Now you’re ready to mount the line! It’s easiest to get up on the middle of the line, since there is less tension and the movements will be less jerky than at the ends. Standing too slowly on the line will make it more difficult to mount—don’t move too quickly or jerkily, but try to move fluidly. YouTube is a great resource for slackline beginners, and this video shows an easy beginner mount (even though you can start with the line lower than in this video).
You’ll probably want to start with one foot on the line with a little weight on it, and stabilize the line with the leg still on the ground. Then, shift your weight to the foot that is already on the line and see if you can balance on that foot with your other leg lifting off the ground just a few inches. Hop the foot from the ground several times and when you are ready, place the second foot on the line. Mounting is probably one of the hardest parts of learning to slackline, and wobbling or falling is nothing to be ashamed of!
Now that I’m up here, what do I do?
To simply stand and walk on the line, place your foot so that the webbing runs between your big and second toes, and then back through your heel. Relaxation is key—if your body is stiff, you’ll find it harder to maintain fluidity that will help you balance. To help your movements be fluid, it might help to listen to music or keep a beat going in your head. Bend your knees a little, and hold your hands out to your sides a little higher than your shoulders. Your gaze should be focused on something unmoving at eye level, or at the ground at least 15 feet ahead of you. Staring at your feet is a sure way to tip off the line.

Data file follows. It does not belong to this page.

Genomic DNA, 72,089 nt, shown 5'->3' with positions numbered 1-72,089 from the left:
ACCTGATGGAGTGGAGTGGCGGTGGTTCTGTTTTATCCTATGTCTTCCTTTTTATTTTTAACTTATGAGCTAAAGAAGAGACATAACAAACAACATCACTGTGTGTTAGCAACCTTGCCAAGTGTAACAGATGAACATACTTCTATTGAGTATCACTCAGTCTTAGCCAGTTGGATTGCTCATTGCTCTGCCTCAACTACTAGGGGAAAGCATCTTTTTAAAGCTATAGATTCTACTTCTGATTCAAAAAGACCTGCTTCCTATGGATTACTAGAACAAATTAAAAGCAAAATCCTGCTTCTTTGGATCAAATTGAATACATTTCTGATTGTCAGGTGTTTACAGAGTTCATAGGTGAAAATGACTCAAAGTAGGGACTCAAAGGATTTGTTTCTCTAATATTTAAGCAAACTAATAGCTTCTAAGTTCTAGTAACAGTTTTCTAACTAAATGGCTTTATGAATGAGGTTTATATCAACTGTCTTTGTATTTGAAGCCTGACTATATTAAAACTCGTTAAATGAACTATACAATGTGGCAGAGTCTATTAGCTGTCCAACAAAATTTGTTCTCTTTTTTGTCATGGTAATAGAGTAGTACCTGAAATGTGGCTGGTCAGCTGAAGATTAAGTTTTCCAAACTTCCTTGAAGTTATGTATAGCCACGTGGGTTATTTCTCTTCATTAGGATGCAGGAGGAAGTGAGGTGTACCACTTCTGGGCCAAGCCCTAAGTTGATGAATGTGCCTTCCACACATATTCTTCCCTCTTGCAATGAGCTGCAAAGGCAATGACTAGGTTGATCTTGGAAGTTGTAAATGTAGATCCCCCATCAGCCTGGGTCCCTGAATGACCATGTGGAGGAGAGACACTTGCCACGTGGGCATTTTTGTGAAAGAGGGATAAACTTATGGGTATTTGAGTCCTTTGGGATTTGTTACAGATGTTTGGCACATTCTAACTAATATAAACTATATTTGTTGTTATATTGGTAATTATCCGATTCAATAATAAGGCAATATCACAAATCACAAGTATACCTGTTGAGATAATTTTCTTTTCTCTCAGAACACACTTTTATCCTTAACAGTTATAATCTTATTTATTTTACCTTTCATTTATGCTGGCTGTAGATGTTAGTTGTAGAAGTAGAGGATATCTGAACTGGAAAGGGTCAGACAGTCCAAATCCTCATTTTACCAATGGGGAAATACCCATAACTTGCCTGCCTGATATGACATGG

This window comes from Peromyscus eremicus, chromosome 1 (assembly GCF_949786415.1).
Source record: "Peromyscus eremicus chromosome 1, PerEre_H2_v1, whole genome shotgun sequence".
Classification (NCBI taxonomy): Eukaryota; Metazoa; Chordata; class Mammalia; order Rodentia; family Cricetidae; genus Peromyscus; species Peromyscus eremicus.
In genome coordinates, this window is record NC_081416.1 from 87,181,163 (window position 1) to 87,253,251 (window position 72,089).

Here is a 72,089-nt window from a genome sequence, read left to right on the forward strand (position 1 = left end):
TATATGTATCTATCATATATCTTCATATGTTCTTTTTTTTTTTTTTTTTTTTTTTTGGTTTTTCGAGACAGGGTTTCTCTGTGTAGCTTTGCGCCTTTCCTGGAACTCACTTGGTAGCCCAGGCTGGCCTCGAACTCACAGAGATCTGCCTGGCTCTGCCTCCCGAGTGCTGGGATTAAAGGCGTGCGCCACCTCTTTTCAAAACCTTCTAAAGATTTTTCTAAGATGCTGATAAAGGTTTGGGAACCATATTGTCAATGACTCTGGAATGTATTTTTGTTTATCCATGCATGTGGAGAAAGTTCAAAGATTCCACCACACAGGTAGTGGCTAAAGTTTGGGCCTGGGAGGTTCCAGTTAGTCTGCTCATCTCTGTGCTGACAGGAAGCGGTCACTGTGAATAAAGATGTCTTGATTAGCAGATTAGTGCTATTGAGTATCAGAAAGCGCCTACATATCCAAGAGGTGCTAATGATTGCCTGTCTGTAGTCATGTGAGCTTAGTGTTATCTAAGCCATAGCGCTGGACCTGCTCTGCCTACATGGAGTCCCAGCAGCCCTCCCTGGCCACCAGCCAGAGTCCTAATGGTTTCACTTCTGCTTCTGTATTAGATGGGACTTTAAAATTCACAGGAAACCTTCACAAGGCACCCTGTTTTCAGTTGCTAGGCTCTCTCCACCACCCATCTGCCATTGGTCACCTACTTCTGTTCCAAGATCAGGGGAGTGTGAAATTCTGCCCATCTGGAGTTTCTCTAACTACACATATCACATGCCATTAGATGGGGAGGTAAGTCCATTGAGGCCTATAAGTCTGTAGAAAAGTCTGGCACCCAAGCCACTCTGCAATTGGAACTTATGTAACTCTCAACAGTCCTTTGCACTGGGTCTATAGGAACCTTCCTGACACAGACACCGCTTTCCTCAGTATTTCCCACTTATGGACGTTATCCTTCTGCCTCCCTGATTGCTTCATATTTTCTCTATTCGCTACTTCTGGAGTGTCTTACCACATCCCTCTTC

The most basic step for beginners is walking. You should try to pick one foot up and lift it to the side, just balancing there for a few seconds, before placing it in front of your other foot on the line. Try bringing your feet further out to the sides each time you do this. This is also easy to practice on the ground, by walking in a straight line with your heels 2-3 inches off the ground.
The middle of the line is the best place to practice, because if it sways and moves it will be slower than at the ends near the anchors, where the movements tend to be jerkier. The line will probably move around a lot in the beginning as you learn to keep your balance. If you’re having a hard time adjusting because of this, ask your spotter to sit on the line to reduce movement and create more tension.
I did it! What’s next?
Once you’ve gained your balance and learned how to walk on the line, you are ready to start trying spins, jumps, and to move on to more complicated tricks and poses as you progress. It’s recommended in the beginning to work in increments of 20 minute sessions to condition your body as well as avoid frustration. Balancing is never easy, and it’s normal to have difficulty learning this new activity. You should try different tensions, heights, and starting points on the line to see what you prefer.
If you tend to move slow, a loose line is easier. If you are fast or react quickly, it’s better to use a tight line. There are as many different ways to slackline as there are slackliners, but once you find what works for you, you’ll understand why the number of people drawn to this exciting and challenging sport increases every day!